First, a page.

The Honors Tutorial Program in Theater provides a solid liberal arts education combined with a strong professionally oriented training in theater. The program is based on the philosophy that theater artists and scholars should have a broad humanistic knowledge of the world around them. The art of theater is richer when it is infused with politics, history, literature, philosophy, anthropology, psychology, and the other arts.
Graduates of the theater program are able to create vibrant performances that speak to the world around them and to the human spirit. Graduates who pursue other careers have gained a rigorous education in the humanities that has helped them learn to think critically, to write well, to articulate their ideas, and to create expressively.
The Theater Division is one of the best and most highly regarded theater schools in the country. The faculty is made up of esteemed theater professionals who not only nurture and encourage your development as an artist, but also, facilitate and target your professional placement through internships and high-level networking. Graduates include Tony-award winning performer Chuck Cooper, movie and television star Piper Perabo (HTC), and major Hollywood scene designer David Sackeroff.
As a student in the Theater Division, you will become part of a community of artists, building links and liaisons in the field through your contact with faculty, guest artists, teachers, and your fellow classmates. Faculty will mentor and work with you individually, tailoring your talent and needs to quality benchmarks that will ensure your competitive entry into the profession.
Students take one tutorial each semester with a professor who is a specialist in the field. Tutorials can cover theater history and dramatic literature, acting, directing, playwriting, design and technical theater. Students also learn research techniques that are specific to the artist and the scholar.
In addition, tutorials can focus on actual performance work, such as the creative project in the junior year and the thesis in the senior year. Students also take conventional courses with other theater students.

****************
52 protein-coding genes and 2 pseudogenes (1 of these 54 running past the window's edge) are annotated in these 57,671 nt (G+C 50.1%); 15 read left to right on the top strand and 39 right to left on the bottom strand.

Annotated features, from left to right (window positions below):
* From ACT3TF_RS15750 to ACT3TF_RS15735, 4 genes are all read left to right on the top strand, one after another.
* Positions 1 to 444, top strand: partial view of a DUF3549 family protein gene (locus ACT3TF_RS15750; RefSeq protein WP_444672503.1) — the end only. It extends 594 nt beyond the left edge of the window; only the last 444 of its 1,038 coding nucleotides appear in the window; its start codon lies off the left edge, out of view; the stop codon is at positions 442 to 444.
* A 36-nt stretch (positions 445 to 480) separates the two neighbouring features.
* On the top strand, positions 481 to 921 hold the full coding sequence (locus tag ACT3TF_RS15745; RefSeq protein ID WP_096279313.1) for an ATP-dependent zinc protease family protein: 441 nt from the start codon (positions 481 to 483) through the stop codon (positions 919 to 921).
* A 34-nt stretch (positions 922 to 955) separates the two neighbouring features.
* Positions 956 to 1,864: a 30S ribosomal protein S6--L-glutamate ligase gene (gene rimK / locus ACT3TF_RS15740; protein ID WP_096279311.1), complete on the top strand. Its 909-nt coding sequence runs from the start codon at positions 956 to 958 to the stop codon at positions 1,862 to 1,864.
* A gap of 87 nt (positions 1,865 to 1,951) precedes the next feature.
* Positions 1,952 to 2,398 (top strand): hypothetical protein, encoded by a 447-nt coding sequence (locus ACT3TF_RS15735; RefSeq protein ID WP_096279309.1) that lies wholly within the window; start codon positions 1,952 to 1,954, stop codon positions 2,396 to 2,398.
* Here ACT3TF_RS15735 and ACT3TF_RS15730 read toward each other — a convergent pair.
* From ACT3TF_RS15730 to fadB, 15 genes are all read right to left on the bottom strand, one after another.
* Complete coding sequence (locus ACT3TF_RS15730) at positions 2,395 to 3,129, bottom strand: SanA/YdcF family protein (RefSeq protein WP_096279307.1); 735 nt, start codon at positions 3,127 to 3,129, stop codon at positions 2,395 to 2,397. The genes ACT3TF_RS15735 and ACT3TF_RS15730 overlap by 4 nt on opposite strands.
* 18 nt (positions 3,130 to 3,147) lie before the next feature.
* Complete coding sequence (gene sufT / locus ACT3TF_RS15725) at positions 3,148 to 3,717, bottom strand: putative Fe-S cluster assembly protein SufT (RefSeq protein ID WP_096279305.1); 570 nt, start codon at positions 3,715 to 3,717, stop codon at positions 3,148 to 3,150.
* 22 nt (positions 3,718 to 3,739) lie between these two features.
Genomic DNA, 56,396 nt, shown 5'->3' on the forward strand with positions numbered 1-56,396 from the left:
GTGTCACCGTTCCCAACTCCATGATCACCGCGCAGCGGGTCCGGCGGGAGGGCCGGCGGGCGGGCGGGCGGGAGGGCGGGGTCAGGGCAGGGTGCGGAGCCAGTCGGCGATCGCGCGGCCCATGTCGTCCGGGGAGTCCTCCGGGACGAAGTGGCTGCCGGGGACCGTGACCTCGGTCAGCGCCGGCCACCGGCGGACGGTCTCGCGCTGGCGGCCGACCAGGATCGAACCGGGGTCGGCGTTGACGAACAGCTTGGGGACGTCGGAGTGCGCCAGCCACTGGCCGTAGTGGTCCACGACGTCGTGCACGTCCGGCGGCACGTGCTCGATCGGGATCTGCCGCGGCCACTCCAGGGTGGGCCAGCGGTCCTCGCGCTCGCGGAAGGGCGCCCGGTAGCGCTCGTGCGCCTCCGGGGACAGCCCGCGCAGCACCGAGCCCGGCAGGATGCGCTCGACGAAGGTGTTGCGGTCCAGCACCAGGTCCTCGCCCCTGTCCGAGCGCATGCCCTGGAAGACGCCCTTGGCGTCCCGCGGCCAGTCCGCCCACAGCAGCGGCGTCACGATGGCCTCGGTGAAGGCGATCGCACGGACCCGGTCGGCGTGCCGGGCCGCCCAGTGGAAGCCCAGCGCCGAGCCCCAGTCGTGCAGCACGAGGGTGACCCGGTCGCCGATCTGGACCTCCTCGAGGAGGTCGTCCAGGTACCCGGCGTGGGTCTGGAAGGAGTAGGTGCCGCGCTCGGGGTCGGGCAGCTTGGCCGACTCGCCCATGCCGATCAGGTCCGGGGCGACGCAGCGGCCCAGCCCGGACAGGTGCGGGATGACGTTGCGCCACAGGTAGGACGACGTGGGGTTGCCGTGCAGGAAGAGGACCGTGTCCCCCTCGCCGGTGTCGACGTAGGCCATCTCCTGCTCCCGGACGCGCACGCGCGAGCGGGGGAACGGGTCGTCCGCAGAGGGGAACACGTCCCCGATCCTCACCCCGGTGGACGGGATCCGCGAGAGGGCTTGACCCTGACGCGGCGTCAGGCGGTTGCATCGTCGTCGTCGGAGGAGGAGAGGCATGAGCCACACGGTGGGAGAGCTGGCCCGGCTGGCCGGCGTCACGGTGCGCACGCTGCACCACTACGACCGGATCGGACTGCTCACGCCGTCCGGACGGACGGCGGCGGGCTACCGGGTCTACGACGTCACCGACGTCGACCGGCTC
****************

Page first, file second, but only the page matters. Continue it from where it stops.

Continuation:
The theater program is built around a set of recommended tutorials and courses, but each student devises his or her individual course of study in consultation with the Director of Studies. The student is expected to learn the foundational information in all areas of theater, to be involved in production and performance, and to specialize in one area. The student may earn either the BA or BFA in theater, with an emphasis in performance (acting), playwriting, directing, or production design and technology.
The course of study culminates in a series of experiences that synthesize and focus the student's education. These include an optional internship and/or study abroad, a comprehensive examination, a creative project and a thesis (performance or scholarly). Students are also expected to gain external recognition for their work, such as in a performance, exhibition, publication or conference.
Thesis: HTC students are required to complete a thesis, which may involve research and/or creative work. The director of studies for the tutorial program assigns tutors in accord with the interests of the individual student. The tutor, in consultation with the student, develops an individual plan of instruction. For BFA students, the thesis involves participation in a performance, with a written report, evaluation and documentation. For a BA student, the thesis is a scholarly research paper.
Combined BA-MA Program: Students may elect to enroll in a combined program with the graduate Theater History and Criticism Program. It is possible to complete both programs in four to five years
Admission and Eligibility
Students should have a potential for self-motivated undergraduate study and be active participants in the educational process while learning in a non-lecture format. Admission to the Honors Tutorial program requires a personal interview with an audition or portfolio (if applicable), at least 30 ACT composite score or equivalent SAT score, and a rank in the upper 10% of the high school class.
Admission to the Performance Program is based on audition and interview with the head of the undergraduate performance program, in consultation with the Director of Studies. Transfer students should have a minimum 3.4 GPA. The review process is individualized to allow for students who do not perform well on standardized tests but demonstrate exceptional aptitude in other ways.